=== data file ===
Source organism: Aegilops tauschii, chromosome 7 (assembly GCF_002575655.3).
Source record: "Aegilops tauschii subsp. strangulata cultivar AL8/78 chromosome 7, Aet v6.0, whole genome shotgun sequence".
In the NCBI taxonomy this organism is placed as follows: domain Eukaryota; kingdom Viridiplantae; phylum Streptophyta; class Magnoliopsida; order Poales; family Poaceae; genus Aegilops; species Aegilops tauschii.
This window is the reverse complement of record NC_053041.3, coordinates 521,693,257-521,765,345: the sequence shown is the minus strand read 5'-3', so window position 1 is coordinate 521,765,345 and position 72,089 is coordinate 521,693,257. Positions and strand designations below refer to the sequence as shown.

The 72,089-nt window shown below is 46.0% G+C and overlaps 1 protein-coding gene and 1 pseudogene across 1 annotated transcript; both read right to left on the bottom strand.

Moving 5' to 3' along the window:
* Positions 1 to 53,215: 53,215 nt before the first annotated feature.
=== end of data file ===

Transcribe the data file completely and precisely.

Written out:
Source organism: Aegilops tauschii, chromosome 7 (assembly GCF_002575655.3).
Source record: "Aegilops tauschii subsp. strangulata cultivar AL8/78 chromosome 7, Aet v6.0, whole genome shotgun sequence".
In the NCBI taxonomy this organism is placed as follows: domain Eukaryota; kingdom Viridiplantae; phylum Streptophyta; class Magnoliopsida; order Poales; family Poaceae; genus Aegilops; species Aegilops tauschii.
This window is the reverse complement of record NC_053041.3, coordinates 521,693,257-521,765,345: the sequence shown is the minus strand read 5'-3', so window position 1 is coordinate 521,765,345 and position 72,089 is coordinate 521,693,257. Positions and strand designations below refer to the sequence as shown.

The 72,089-nt window shown below is 46.0% G+C and overlaps 1 protein-coding gene and 1 pseudogene across 1 annotated transcript; both read right to left on the bottom strand.

Moving 5' to 3' along the window:
* Positions 1 to 53,215: 53,215 nt before the first annotated feature.